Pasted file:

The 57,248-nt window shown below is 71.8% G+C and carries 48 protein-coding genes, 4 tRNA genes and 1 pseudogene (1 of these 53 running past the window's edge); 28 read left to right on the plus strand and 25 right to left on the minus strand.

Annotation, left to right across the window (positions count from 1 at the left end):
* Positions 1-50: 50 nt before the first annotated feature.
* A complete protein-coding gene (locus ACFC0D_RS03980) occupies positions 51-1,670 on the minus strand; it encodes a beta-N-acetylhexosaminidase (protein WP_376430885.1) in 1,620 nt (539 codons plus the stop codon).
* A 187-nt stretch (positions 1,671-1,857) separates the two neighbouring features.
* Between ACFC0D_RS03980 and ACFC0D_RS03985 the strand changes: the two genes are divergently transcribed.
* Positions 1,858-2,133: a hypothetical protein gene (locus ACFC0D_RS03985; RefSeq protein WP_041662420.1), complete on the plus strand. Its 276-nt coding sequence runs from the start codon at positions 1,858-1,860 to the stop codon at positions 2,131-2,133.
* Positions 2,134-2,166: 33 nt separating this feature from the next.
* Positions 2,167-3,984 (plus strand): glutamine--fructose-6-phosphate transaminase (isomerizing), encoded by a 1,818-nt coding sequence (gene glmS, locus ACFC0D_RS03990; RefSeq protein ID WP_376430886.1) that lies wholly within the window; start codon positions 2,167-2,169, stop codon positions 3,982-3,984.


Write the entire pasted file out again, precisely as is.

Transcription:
The 57,248-nt window shown below is 71.8% G+C and carries 48 protein-coding genes, 4 tRNA genes and 1 pseudogene (1 of these 53 running past the window's edge); 28 read left to right on the plus strand and 25 right to left on the minus strand.

Annotation, left to right across the window (positions count from 1 at the left end):
* Positions 1-50: 50 nt before the first annotated feature.
* A complete protein-coding gene (locus ACFC0D_RS03980) occupies positions 51-1,670 on the minus strand; it encodes a beta-N-acetylhexosaminidase (protein WP_376430885.1) in 1,620 nt (539 codons plus the stop codon).
* A 187-nt stretch (positions 1,671-1,857) separates the two neighbouring features.
* Between ACFC0D_RS03980 and ACFC0D_RS03985 the strand changes: the two genes are divergently transcribed.
* Positions 1,858-2,133: a hypothetical protein gene (locus ACFC0D_RS03985; RefSeq protein WP_041662420.1), complete on the plus strand. Its 276-nt coding sequence runs from the start codon at positions 1,858-1,860 to the stop codon at positions 2,131-2,133.
* Positions 2,134-2,166: 33 nt separating this feature from the next.
* Positions 2,167-3,984 (plus strand): glutamine--fructose-6-phosphate transaminase (isomerizing), encoded by a 1,818-nt coding sequence (gene glmS, locus ACFC0D_RS03990; RefSeq protein ID WP_376430886.1) that lies wholly within the window; start codon positions 2,167-2,169, stop codon positions 3,982-3,984.